By Matt Kasman, Ross A. Hammond
Peacebuilding encompasses a wide variety of activities aimed at halting or preventing violent conflict within or between states and helping societies to heal after conflict does occur. These activities can include—but are certainly not limited to—diplomacy, fostering conditions for fair democratic elections, building up institutions such as courts that support long-term societal stability, creating opportunities for meaningful cooperation between groups, and reintegrating people who have been displaced by ethnic violence. The breadth and scale of these activities make it an incredibly difficult problem to approach. In a recent review of the literature, we identified a set of tools from systems science that could provide a path forward.
Peacebuilding is hard, with many complex forces at work. Disengaging parties from active conflict, proactively keeping it from igniting in the first place, or rebuilding cohesion after conflict all push against powerful psychological headwinds: distrust, resentment, and hatred. This work is often impeded by entrenched interests that benefit from discord, and the window for effective action can be very limited.
But the challenges of peacebuilding efforts pale in comparison to those faced by nations where peacebuilding has failed. As we have seen in the ongoing Russian invasion of Ukraine, the potential costs of conflict can be staggeringly large. These are experienced within the nations directly involved in terms of lives lost, injury, illness, destruction, social upheaval, and economic disruption. They are also felt broadly elsewhere, especially in an increasingly intertwined global community: influxes of refugees, sudden loss of resources needed to feed and warm people, and a dramatic interruption in normal economic activity.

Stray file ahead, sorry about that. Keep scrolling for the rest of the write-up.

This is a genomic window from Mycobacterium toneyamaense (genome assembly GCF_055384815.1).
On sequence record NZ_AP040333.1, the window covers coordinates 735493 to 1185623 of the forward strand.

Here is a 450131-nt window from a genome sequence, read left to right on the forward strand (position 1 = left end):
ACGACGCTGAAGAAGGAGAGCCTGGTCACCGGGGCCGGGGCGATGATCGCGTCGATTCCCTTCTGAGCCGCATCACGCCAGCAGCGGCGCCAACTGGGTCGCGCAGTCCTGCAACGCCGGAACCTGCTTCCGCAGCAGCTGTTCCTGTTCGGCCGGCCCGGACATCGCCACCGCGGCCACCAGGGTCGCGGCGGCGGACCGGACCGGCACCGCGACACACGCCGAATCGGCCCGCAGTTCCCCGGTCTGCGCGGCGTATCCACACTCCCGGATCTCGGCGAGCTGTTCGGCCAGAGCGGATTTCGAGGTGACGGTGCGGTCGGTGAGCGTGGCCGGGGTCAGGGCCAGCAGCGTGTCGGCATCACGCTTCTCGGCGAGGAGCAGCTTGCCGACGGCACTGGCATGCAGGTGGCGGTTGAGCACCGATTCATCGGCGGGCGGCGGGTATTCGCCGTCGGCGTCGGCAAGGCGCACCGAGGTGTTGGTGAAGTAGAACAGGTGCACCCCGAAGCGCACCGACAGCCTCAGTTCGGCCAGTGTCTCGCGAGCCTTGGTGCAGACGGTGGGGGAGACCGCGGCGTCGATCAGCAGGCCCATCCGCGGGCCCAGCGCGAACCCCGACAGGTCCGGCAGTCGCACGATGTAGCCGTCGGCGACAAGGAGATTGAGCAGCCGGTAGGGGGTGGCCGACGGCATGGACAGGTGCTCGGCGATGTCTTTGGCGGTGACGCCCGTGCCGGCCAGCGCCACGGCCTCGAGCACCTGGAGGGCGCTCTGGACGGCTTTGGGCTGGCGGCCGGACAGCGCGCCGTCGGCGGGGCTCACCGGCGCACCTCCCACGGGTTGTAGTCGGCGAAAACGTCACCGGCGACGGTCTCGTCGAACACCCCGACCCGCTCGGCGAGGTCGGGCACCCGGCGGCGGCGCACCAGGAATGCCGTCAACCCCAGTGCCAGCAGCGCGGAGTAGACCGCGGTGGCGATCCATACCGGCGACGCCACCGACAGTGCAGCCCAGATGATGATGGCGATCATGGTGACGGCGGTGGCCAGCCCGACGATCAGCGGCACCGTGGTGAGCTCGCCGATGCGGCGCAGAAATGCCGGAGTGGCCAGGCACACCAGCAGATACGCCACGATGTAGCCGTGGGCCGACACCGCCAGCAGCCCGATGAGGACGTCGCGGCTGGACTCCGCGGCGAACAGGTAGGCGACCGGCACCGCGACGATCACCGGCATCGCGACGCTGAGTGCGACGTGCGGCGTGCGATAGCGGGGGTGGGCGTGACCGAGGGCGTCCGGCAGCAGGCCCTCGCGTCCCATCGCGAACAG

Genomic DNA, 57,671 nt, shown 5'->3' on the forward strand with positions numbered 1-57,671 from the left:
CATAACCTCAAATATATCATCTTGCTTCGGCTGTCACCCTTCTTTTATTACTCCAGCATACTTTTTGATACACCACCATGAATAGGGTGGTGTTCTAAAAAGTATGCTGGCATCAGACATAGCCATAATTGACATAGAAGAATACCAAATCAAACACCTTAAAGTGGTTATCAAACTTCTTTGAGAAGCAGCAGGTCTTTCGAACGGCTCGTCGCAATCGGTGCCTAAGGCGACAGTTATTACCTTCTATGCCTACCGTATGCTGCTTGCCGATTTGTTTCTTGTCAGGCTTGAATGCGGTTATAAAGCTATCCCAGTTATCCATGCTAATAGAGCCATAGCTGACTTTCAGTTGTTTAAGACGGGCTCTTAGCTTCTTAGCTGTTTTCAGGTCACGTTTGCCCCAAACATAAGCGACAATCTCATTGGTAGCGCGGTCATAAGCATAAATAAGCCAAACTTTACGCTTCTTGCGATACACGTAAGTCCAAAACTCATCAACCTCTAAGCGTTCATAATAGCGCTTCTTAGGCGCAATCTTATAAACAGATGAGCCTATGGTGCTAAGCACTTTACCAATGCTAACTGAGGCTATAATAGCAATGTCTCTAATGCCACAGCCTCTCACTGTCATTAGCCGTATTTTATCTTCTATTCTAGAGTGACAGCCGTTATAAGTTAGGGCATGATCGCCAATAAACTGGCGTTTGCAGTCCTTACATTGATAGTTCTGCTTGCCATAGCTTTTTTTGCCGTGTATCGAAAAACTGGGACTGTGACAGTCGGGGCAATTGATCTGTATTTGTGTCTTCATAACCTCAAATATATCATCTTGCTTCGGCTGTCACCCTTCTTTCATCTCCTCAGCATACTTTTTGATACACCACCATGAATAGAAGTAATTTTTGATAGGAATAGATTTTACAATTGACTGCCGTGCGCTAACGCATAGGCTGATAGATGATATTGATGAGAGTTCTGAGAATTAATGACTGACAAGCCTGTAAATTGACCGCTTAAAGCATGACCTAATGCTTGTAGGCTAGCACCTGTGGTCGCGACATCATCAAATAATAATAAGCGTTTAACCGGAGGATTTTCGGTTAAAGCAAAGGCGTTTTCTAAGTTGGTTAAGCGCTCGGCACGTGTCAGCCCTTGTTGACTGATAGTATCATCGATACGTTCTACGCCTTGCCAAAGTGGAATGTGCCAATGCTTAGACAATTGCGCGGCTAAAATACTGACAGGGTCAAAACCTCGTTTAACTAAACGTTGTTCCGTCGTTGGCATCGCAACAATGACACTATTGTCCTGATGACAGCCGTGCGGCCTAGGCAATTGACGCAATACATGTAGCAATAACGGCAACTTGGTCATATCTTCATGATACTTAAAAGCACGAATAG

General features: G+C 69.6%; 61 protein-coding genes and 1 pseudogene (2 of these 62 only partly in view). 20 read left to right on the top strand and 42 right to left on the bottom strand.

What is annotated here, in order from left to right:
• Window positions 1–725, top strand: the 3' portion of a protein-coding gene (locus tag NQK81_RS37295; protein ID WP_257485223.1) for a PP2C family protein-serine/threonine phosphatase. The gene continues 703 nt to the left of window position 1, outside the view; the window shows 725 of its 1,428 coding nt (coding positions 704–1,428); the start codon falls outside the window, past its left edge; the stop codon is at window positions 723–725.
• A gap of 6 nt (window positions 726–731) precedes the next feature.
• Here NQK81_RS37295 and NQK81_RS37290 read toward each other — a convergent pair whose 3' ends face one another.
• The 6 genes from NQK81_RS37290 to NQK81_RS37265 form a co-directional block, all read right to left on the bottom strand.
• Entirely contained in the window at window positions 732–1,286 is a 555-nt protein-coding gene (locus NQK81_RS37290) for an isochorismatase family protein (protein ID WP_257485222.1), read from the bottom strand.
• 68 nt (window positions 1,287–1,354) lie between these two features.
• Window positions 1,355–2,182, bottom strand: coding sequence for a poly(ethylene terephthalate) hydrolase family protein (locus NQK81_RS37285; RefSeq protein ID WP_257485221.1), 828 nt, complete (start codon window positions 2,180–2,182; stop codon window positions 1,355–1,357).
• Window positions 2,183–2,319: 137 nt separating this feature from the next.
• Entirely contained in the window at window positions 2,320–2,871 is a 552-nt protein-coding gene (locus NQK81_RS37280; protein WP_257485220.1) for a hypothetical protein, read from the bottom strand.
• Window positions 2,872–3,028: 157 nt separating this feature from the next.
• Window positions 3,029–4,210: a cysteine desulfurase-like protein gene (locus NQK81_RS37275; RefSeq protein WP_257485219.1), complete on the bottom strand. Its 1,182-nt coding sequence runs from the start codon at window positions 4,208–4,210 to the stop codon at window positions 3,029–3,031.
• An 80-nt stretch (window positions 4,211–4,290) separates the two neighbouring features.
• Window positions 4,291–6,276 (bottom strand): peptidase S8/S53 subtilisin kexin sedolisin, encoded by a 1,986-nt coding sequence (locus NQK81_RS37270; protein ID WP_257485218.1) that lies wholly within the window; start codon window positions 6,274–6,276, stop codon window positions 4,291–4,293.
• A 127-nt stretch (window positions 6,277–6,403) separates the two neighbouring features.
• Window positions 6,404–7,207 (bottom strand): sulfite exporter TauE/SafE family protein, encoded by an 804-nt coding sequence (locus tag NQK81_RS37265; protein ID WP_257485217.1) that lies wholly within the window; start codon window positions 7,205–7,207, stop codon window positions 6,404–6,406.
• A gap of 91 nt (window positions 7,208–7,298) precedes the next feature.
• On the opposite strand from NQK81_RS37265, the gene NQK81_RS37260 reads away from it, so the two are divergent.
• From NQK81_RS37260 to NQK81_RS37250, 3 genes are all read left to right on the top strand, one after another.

Systems science approaches can make practical contributions that help peacebuilding practitioners and decisionmakers address violent conflict
Often peacebuilding efforts are hindered by reliance on methods that implicitly or explicitly focus on isolating and separately quantifying the contribution of individual factors. Conflict—and, its positive opposite, sustainable peace—is driven by multiple, overlapping factors that often operate on large time scales (e.g., decades or even generations) and across very disparate settings around the world. Many working in peacebuilding have advocated for taking a systems perspective that acknowledges and explicitly grapples with this complexity to uncover key drivers of conflict and craft policies and practices that can effectively and sustainably address them. An important first step is determining whether and how specific analytical methods from systems science can productively contribute to real-world program design, evaluation, and peacebuilding in the field.
We reviewed recent research to answer this question. Our study shows how systems science approaches can make practical contributions that help peacebuilding practitioners and decisionmakers address violent conflict (and its aftermath) more effectively.
To date, direct application of systems science tools to peacebuilding has been limited. These efforts have tended to address surface-level research topics with modest implications for designing and implementing high-impact peacebuilding efforts. When we consider the success of systems science in related fields, we see a wealth of untapped potential in using systems science tools to provide concrete guidance to peacebuilding efforts. For example, we and other researchers have used these approaches to understand why observed levels of health disparities occur, which effect pathways or leverage points might matter most, why past or existing policies and interventions have observed effects in a given context, and how novel proposed policies or interventions might affect different communities (including heterogeneous effects and unintended negative consequences).
We identify reasons to be quite optimistic that the application of systems science methodologies might similarly help reveal key leverage points to reduce conflict and create effective strategies to promote sustainable peace. We argue peacebuilding can benefit from a powerful new set of tools to address questions about what works, for whom, and why.
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